US NNFIT SC.187.1.15A
- circa 1980s (Creation)
Level of description
Extent and medium
16 x 29"
Name of creator
"Antonio Lopez was born in 1943, in Utuado, Puerto Rico. He was the son of a couturier, and moved to New York at the age of eight. He studied at the High School of Industrial Art and the Fashion Institute of Technology.
In the early 60's, he worked as a sketch artist on 7th Avenue, until in 1964, he met the designer Charles James, who was to be an enormous influence on him. Antonio worked with James, drawing all the designer's clothes, for a number of years.
With the advent of fashion photography, Vogue magazine used lesser and lesser of the illustrator's art, with the exception only of Antonio, who was almost the only artist to be found in Vogue after 1963, because of the stylistic quality and great verve of his drawings.
In 1969, while on a working trip for Elle Magazine in Paris, he met fashion designer Karl Lagerfeld, who encouraged him to set up a studio in Paris. He did so and became the leader of a group of celebrities.
He established himself as the foremost fashion illustrator on both sides of the Atlantic. It can be said of Antonio that his work helped create a return to the almost forgotten art of fashion illustration in magazines. He exerted a strong influence on many younger artists.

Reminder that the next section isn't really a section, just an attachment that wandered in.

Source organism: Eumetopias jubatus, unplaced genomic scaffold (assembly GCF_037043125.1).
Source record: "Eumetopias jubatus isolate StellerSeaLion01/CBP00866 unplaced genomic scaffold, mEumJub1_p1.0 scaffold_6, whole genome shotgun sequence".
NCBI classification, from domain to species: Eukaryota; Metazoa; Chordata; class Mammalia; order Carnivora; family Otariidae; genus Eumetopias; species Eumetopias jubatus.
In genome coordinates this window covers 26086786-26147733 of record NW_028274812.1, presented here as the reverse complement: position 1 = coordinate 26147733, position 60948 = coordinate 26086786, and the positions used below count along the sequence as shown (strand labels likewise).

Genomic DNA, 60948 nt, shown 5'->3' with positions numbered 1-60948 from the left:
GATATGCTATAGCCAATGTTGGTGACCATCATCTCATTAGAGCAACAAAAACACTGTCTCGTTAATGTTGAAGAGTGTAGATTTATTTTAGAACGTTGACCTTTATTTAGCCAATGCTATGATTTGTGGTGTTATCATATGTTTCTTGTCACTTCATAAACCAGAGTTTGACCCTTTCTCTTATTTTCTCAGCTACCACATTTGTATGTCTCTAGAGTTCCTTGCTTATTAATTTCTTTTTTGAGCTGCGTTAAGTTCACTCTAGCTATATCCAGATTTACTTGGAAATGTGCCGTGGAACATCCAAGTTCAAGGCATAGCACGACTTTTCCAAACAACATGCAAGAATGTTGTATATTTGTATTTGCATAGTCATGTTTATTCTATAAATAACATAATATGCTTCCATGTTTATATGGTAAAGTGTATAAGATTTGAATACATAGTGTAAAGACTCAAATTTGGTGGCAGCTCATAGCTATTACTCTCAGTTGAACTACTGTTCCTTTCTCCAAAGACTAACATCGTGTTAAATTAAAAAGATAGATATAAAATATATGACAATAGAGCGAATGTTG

He was the only artist commissioned by fashion magazines with any regularity during the lean years of the 60's and 70's. His was a style completely in tune with the rebellious clothes and free attitudes of the 60's. From the moment they were first published in Women's Wear Daily and the New York Times, Antonio's drawings were much in demand.
He was sought out by designers, stores and magazines around the world. For over 20 years, Antonio remained the most consistently influential fashion illustrator and his career bridges the gap between the 60's and the renaissance of fashion illustration in the 80's.
He died in 1987 at the age of 44."
Immediate source of acquisition or transfer
Content and structure area
Scope and content
Third of eight in Firehouse Poles Series: ten figures sliding down firehouse poles; B&W: pencil rough; Signed
Appraisal, destruction and scheduling
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Script of material